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HPA Axis Interactions with Behavioral Systems

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ABSTRACT

Perhaps the most salient behaviors that individuals engage in involve the avoidance of aversive experiences and the pursuit of pleasurable experiences. Engagement in these behaviors is regulated to a significant extent by an individual's hormonal milieu. For example, glucocorticoid hormones are produced by the hypothalamic‐pituitary‐adrenocortical (HPA) axis, and influence most aspects of behavior. In turn, many behaviors can influence HPA axis activity. These bidirectional interactions not only coordinate an individual's physiological and behavioral states to each other, but can also tune them to environmental conditions thereby optimizing survival. The present review details the influence of the HPA axis on many types of behavior, including appetitively‐motivated behaviors (e.g., food intake and drug use), aversively‐motivated behaviors (e.g., anxiety‐related and depressive‐like) and cognitive behaviors (e.g., learning and memory). Conversely, the manuscript also describes how engaging in various behaviors influences HPA axis activity. Our current understanding of the neuronal and/or hormonal mechanisms that underlie these interactions is also summarized. © 2016 American Physiological Society. Compr Physiol 6:1897‐1934, 2016.

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Figure 1. Figure 1. Schematic summarizing the organization of the HPA axis. Upon activation, neurons in the PVH release CRH and other releasing factors into portal circulation. These releasing factors act on the anterior pituitary to stimulate the release of ACTH into systemic circulation. ACTH acts on the adrenal cortex to stimulate the release of glucocorticoids (GCs; cortisol for people and corticosterone for rodents) into the bloodstream. Additionally, the glucocorticoids exert negative feedback effects at the level of the brain/hypothalamus and anterior pituitary to constrain further HPA axis activity.
Figure 2. Figure 2. Consumption of highly palatable foods has opposing effects on HPA axis activity depending on the particular conditions surrounding the food intake. Eating small amounts of highly palatable foods (particularly carbohydrates) in the context of a dietary choice reduces HPA axis tone. In contrast, eating large amounts of highly palatable foods (particularly lipids) without a dietary choice generally leads to positive energy balance (e.g., obesity) and elevated HPA axis tone.
Figure 3. Figure 3. Stress affects most aspects of behavior, and the HPA axis is well poised to mediate much of these stress effects. For example, HPA axis activation is linked with promoting aversively‐motivated behaviors, appetitively‐motivated behaviors, and learning and memory processes. In turn, when individuals respond to particular internal or external stimuli by evoking one of these various behaviors, HPA axis activity is also impacted. Other abbreviations shown on figure: ACTH, adrenocorticotropic hormone, CRH, corticotropin‐releasing hormone, GCs, glucocorticoids, GR, glucocorticoid receptor signaling.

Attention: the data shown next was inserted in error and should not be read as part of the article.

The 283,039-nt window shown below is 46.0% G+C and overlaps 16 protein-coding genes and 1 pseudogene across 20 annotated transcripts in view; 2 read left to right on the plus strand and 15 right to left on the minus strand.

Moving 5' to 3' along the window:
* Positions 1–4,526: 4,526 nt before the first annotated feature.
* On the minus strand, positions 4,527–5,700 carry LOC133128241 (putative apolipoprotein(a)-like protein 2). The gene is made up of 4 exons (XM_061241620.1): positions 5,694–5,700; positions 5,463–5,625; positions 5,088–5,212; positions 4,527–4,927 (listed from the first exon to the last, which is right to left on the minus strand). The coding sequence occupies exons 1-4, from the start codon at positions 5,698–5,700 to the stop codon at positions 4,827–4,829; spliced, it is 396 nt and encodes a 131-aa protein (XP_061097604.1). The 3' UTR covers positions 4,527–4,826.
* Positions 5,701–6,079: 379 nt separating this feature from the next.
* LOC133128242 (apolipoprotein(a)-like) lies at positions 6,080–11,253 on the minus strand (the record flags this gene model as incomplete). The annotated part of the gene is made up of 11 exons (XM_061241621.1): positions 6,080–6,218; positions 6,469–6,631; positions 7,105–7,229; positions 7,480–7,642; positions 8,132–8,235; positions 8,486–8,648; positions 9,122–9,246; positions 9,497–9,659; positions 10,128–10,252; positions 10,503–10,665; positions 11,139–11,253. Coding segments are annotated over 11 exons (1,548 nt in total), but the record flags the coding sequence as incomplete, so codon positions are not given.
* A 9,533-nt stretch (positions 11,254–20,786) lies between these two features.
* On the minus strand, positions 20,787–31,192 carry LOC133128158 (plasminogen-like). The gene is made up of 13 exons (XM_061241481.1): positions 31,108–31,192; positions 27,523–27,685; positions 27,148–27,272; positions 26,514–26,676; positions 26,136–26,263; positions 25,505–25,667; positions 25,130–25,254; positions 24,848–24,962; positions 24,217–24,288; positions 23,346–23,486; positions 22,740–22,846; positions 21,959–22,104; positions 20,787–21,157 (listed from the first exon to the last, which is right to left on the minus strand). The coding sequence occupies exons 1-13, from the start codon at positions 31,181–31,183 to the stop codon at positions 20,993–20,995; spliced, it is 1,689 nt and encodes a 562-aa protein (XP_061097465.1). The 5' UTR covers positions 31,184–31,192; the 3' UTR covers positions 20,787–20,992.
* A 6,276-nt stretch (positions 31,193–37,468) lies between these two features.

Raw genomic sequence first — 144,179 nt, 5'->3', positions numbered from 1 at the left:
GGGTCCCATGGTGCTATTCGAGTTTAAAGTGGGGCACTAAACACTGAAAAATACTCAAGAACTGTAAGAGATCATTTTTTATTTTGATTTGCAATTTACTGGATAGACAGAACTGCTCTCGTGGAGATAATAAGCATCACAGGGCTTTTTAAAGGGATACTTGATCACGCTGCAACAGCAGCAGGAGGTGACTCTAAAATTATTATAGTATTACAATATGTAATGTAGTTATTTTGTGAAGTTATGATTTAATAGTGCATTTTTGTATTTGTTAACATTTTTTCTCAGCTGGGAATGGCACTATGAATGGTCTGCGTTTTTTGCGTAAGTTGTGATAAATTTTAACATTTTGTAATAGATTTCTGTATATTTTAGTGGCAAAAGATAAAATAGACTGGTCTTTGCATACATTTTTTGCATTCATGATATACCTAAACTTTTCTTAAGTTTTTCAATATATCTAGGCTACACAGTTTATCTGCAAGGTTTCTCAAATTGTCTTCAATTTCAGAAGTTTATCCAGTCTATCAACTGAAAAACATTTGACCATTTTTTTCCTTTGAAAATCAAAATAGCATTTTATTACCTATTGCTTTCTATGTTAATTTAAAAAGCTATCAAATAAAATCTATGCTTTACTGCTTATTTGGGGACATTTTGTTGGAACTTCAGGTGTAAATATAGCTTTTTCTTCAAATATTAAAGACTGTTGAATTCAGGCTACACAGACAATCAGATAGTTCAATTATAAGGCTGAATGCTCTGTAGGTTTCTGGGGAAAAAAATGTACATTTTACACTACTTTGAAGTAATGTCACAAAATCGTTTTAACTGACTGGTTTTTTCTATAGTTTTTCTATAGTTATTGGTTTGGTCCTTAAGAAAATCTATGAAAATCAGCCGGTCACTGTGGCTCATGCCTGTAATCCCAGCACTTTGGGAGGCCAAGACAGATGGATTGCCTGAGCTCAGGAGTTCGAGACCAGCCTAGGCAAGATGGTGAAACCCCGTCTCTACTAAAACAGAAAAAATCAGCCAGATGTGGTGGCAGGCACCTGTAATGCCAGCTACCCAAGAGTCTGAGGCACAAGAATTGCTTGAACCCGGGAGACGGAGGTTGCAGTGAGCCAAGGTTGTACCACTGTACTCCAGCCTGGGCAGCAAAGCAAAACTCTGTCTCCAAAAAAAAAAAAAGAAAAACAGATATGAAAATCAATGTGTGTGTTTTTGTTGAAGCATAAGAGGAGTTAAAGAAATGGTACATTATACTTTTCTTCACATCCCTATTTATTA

Figure 1. Schematic summarizing the organization of the HPA axis. Upon activation, neurons in the PVH release CRH and other releasing factors into portal circulation. These releasing factors act on the anterior pituitary to stimulate the release of ACTH into systemic circulation. ACTH acts on the adrenal cortex to stimulate the release of glucocorticoids (GCs; cortisol for people and corticosterone for rodents) into the bloodstream. Additionally, the glucocorticoids exert negative feedback effects at the level of the brain/hypothalamus and anterior pituitary to constrain further HPA axis activity.


Figure 2. Consumption of highly palatable foods has opposing effects on HPA axis activity depending on the particular conditions surrounding the food intake. Eating small amounts of highly palatable foods (particularly carbohydrates) in the context of a dietary choice reduces HPA axis tone. In contrast, eating large amounts of highly palatable foods (particularly lipids) without a dietary choice generally leads to positive energy balance (e.g., obesity) and elevated HPA axis tone.


Figure 3. Stress affects most aspects of behavior, and the HPA axis is well poised to mediate much of these stress effects. For example, HPA axis activation is linked with promoting aversively‐motivated behaviors, appetitively‐motivated behaviors, and learning and memory processes. In turn, when individuals respond to particular internal or external stimuli by evoking one of these various behaviors, HPA axis activity is also impacted. Other abbreviations shown on figure: ACTH, adrenocorticotropic hormone, CRH, corticotropin‐releasing hormone, GCs, glucocorticoids, GR, glucocorticoid receptor signaling.
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Amy E. B. Packard, Ann E. Egan, Yvonne M. Ulrich‐Lai. HPA Axis Interactions with Behavioral Systems. Compr Physiol 2016, 6: 1897-1934. doi: 10.1002/cphy.c150042